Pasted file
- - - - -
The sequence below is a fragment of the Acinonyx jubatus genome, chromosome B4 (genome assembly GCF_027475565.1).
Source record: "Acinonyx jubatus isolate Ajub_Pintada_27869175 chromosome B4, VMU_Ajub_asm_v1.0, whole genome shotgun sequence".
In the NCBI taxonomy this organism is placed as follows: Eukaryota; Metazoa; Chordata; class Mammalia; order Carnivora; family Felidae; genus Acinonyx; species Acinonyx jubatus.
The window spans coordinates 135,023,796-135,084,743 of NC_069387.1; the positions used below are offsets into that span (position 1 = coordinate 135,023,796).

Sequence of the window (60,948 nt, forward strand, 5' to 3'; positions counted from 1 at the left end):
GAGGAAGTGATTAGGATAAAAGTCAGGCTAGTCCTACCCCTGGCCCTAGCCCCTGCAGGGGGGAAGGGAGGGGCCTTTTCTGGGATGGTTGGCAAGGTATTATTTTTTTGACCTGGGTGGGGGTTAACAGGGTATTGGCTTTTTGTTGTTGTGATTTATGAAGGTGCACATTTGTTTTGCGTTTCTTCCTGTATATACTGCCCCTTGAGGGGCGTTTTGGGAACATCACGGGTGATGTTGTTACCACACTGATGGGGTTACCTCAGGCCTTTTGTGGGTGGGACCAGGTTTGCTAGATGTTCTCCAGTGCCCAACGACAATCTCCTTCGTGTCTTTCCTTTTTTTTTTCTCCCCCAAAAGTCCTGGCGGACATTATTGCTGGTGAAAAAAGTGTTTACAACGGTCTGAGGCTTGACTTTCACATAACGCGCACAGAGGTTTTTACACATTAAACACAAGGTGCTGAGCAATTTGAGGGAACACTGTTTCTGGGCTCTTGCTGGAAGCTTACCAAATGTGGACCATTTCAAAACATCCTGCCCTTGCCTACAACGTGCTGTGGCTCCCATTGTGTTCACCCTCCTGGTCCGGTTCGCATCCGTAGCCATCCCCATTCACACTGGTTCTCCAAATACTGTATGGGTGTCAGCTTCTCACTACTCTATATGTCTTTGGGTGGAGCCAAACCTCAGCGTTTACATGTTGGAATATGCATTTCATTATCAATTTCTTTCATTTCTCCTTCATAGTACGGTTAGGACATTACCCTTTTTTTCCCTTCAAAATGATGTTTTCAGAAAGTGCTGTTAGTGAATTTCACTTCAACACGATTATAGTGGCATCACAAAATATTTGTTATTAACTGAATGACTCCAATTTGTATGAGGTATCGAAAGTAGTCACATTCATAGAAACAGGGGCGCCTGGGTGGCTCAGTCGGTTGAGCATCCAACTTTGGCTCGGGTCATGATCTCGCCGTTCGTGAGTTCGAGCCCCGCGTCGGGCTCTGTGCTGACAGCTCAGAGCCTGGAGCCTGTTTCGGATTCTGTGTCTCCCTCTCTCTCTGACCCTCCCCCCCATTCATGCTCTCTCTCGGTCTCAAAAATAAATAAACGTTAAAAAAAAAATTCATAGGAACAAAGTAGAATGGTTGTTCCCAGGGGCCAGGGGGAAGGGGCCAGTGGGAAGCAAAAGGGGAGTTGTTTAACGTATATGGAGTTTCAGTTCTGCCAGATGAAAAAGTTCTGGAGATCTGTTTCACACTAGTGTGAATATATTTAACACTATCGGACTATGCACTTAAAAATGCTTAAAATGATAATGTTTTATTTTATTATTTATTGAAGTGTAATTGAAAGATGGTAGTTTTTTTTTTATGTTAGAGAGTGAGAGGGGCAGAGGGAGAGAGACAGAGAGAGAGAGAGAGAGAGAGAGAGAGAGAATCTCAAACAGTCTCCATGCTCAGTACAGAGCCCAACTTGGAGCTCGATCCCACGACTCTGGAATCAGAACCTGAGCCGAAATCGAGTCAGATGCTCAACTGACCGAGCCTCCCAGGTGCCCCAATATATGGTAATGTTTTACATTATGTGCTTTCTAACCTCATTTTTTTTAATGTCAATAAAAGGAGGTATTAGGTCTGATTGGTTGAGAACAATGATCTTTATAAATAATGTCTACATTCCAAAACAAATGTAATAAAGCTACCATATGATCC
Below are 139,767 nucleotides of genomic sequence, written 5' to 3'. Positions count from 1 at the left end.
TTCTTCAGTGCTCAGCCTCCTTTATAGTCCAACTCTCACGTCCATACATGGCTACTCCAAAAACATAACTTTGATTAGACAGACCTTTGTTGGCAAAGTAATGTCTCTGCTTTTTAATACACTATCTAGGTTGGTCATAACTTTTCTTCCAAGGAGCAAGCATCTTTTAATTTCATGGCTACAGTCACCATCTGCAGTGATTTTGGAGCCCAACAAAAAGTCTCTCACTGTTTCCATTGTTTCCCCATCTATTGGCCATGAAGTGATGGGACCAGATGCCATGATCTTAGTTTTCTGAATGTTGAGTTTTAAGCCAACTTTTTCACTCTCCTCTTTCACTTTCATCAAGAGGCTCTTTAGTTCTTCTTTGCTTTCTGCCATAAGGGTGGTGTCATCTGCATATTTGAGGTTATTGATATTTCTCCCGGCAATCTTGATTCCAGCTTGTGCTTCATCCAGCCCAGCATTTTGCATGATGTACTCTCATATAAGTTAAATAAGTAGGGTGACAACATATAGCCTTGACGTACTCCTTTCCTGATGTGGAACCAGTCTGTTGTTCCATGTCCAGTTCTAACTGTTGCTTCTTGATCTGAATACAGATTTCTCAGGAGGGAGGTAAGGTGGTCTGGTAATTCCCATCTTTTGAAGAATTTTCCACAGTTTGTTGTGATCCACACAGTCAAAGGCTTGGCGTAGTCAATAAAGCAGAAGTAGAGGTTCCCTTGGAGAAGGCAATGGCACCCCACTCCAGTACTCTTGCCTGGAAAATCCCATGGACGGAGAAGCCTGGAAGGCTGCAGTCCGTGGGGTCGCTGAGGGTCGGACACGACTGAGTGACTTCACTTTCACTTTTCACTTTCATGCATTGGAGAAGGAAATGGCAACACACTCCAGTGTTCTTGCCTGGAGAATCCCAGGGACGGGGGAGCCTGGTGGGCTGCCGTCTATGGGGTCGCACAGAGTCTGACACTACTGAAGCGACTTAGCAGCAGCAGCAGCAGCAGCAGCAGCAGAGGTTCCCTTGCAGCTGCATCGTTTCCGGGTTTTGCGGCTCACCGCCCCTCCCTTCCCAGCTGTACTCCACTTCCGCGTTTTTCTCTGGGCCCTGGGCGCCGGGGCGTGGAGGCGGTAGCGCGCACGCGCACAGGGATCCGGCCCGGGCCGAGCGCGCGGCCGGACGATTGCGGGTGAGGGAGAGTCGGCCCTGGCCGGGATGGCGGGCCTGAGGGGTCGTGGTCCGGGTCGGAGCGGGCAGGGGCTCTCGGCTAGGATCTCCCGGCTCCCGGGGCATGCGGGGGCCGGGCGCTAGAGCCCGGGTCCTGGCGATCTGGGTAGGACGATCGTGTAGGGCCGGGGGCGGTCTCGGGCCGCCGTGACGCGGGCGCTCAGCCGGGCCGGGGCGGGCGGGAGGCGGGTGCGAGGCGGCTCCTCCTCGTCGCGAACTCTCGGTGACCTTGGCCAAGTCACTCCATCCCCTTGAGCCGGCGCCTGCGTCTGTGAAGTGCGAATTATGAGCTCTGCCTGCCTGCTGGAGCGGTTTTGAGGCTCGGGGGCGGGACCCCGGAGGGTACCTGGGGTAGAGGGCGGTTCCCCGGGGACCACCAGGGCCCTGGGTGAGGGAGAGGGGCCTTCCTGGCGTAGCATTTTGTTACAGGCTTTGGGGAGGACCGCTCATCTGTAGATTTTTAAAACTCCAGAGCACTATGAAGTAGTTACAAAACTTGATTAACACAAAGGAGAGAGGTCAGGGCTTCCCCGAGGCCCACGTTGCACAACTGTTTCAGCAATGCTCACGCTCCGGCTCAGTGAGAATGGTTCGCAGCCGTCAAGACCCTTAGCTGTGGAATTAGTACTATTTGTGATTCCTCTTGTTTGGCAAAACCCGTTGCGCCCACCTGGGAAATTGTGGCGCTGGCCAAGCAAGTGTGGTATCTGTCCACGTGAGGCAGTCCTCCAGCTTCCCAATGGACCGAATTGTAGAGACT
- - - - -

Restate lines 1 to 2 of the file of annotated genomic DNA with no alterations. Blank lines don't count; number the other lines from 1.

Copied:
The sequence below is a fragment of the Acinonyx jubatus genome, chromosome B4 (genome assembly GCF_027475565.1).
Source record: "Acinonyx jubatus isolate Ajub_Pintada_27869175 chromosome B4, VMU_Ajub_asm_v1.0, whole genome shotgun sequence".